Women have largely retained wrapped forms of dress despite the move into fitted clothing by many rural and most urban men. Yet women combine their wrapped saris with cut and sewn blouses. Still, among the elder population in parts of the rural East and South and in minority rural communities in central and southern India, bare-chested female dress sporadically occurs. For example, very orthodox Brahmin women still cook meals for auspicious occasions wearing only their sari (Boulanger 1997).
The movement under Muslim rule, from the twelfth to nineteenth centuries, toward cut and sewn clothing was strongest in the North and West. Women wear ensembles of salwar (narrow-ankle loose pants), kameez (tunics fitted with darts and inset sleeves), and dupatta; or ghaghra, choli, and orhni. Men of these regions wear sal-war and kurta tunics. Men, who did not adopt pants, still donned tunics of various styles for upper-body dressing. Well-to-do and formal men’s apparel expand this variety in tunics with the knee-length achkan and other long tunics, coordinating them with a variety of drawstring waist pants—straight-legged pajama, churidar pajama and salwar—to create ensembles specifying the wearer’s social identity and occasion of wear. In the North and West, turbans are broadly worn with these ensembles. Everywhere shawls are worn in winter.
British and European trade and rule, from the sixteenth to nineteenth centuries, introduced more styles of fitted clothing. Sari-wearing women added petticoat underwear and adopted British styles of fitting for their blouses. Men, no longer working in the agricultural or handicraft economy, adopted shorts or trousers and Western styles of shirts, including varieties of cotton knit under and outer shirts. Sweaters became popular—cardigans for women and pullovers for men.
Typical locations for jewelry include the ears, neck, upper arms, wrists, and fingers. Women additionally wear jewelry on the hair, nose, forearms, waist, ankles, and toes. Turban-wearing noblemen include jewelry in their headdress.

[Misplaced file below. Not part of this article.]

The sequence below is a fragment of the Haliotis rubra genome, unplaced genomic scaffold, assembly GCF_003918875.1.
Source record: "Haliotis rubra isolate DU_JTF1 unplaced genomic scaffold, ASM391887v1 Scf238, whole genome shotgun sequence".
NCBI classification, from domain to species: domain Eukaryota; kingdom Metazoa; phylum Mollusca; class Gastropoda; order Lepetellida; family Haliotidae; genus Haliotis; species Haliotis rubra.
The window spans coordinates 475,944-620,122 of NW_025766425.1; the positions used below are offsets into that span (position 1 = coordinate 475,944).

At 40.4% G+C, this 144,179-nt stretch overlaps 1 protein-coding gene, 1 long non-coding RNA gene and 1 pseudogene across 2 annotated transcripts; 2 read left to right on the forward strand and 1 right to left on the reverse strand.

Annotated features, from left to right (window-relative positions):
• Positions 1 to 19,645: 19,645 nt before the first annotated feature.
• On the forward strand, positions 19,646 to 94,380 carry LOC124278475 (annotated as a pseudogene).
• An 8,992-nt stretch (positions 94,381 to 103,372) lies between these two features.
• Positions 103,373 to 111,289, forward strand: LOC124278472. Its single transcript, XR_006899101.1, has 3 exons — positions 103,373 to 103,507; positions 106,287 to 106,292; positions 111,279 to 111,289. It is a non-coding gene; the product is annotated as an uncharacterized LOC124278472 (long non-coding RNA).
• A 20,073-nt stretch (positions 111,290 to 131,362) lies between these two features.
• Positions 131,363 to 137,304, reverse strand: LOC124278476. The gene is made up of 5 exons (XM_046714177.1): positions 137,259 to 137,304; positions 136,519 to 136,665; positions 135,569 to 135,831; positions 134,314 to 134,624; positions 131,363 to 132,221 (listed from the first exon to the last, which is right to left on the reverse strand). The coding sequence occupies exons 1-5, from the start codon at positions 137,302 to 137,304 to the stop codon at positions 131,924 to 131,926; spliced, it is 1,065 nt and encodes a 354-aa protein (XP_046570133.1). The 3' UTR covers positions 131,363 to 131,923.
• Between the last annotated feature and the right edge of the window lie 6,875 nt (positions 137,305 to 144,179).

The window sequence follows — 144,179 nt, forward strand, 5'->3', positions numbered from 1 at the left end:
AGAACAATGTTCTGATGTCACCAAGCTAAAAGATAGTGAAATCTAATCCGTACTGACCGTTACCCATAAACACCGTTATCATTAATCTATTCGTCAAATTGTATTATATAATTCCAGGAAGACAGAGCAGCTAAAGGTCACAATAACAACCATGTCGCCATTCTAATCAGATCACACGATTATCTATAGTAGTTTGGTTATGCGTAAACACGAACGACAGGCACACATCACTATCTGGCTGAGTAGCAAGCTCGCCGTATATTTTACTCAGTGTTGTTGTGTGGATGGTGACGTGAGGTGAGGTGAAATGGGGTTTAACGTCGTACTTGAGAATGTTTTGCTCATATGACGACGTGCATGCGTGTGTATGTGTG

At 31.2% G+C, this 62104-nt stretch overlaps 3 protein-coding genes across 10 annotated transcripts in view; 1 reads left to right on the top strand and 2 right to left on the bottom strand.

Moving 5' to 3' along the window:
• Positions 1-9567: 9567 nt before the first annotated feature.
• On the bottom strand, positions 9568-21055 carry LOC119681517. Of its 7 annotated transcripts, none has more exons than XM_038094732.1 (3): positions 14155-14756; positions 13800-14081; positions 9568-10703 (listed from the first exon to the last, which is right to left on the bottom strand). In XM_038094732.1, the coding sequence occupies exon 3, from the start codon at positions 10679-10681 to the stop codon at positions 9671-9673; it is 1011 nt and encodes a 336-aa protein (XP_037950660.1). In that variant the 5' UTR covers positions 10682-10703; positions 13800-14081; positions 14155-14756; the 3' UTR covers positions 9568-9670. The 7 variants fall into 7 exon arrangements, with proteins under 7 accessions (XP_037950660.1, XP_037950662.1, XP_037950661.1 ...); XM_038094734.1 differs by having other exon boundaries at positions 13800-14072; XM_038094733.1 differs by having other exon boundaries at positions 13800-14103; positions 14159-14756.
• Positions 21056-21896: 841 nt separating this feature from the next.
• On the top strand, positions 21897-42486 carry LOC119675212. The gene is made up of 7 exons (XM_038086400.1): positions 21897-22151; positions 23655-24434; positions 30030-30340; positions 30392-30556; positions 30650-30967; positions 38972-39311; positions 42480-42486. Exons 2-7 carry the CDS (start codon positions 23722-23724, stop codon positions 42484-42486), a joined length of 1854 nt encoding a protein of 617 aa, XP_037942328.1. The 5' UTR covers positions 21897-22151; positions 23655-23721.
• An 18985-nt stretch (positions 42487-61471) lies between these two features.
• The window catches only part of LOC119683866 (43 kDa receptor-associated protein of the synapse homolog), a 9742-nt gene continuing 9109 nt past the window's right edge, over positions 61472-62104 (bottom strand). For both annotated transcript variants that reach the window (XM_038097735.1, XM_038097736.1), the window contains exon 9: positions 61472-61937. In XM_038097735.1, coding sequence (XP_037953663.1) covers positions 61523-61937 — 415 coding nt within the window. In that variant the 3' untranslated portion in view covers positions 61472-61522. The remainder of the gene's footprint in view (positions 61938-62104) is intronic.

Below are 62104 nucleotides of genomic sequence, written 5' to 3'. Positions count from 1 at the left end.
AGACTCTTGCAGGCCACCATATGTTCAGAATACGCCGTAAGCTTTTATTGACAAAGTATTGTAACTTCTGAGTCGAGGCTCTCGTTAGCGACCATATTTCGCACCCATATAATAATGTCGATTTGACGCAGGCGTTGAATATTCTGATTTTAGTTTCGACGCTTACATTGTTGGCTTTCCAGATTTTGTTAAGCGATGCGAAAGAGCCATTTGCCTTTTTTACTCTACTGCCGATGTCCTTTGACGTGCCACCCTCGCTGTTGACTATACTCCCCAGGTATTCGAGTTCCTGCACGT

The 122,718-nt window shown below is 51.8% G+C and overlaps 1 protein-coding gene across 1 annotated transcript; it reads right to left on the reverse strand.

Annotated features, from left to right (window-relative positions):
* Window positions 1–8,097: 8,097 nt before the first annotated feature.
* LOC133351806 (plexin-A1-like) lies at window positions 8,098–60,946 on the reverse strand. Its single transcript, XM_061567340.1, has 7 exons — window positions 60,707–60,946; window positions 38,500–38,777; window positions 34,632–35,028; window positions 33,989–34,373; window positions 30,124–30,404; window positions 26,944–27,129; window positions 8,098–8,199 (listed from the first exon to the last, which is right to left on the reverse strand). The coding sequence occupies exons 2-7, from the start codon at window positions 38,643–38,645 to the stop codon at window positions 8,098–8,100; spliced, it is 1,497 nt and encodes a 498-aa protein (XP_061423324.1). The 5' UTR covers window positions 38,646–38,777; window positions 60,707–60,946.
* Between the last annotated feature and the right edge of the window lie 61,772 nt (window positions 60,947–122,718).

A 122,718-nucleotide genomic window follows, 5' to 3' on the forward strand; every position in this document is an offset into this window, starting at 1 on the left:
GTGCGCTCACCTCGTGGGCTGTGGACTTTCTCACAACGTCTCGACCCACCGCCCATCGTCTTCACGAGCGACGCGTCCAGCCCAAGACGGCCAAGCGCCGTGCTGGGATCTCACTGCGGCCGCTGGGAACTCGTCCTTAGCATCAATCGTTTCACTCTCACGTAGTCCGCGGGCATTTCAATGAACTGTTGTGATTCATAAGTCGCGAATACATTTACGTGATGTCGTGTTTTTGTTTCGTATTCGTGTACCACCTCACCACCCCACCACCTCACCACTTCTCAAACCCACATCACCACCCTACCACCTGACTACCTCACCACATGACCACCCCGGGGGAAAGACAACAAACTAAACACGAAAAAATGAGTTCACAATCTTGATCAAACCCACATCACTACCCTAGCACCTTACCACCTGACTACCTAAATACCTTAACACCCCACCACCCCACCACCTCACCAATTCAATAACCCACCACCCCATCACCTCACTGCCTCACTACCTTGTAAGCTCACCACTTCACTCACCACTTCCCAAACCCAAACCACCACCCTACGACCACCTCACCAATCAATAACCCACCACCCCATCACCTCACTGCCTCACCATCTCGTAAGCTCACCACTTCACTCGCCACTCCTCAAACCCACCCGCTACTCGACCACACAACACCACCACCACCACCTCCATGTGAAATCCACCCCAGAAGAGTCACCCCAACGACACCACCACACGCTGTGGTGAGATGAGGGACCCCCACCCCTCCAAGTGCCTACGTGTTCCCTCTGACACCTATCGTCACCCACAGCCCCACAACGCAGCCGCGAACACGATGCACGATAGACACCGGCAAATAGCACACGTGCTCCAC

Gold and silver jewelry are worn by both genders and by individuals of all ages, except for orthodox Hindu widows. Following the aesthetic of India’s former colonial rulers, strictly decorative jewelry is now worn almost exclusively by women; raja “kings” may wear rich jewels for formal appearances. Expensive jewelry is made from natural, polished, or carved items like pearls, coral, and ivory (now replaced with plastic) as well as local and imported diamonds, rubies, sapphires, and emeralds cut and set in India. Indeed, Indian kings and queens taught the European nobility to wear jewels.
In hotter regions of the country, a toddler may wear only a piece of jewelry, but one providing spiritual protection or marking entrance into community membership. Adults wear protective jewelry, too. Among urban middle and upper classes, jewelry has disappeared almost entirely from male dress, except for that which provides spiritual protection, such as rings with stones prescribed from horoscope readings. Women wear such rings as well, but they continue, like their rural sisters, wearing decorative jewelry. Upper-class women are now likely to wear styles of jewelry from a variety of regions. Their consumption of ethnic jewelry as changeable fashion items, not indicators of ethnic identity, marks them as members of the national upper class and global society.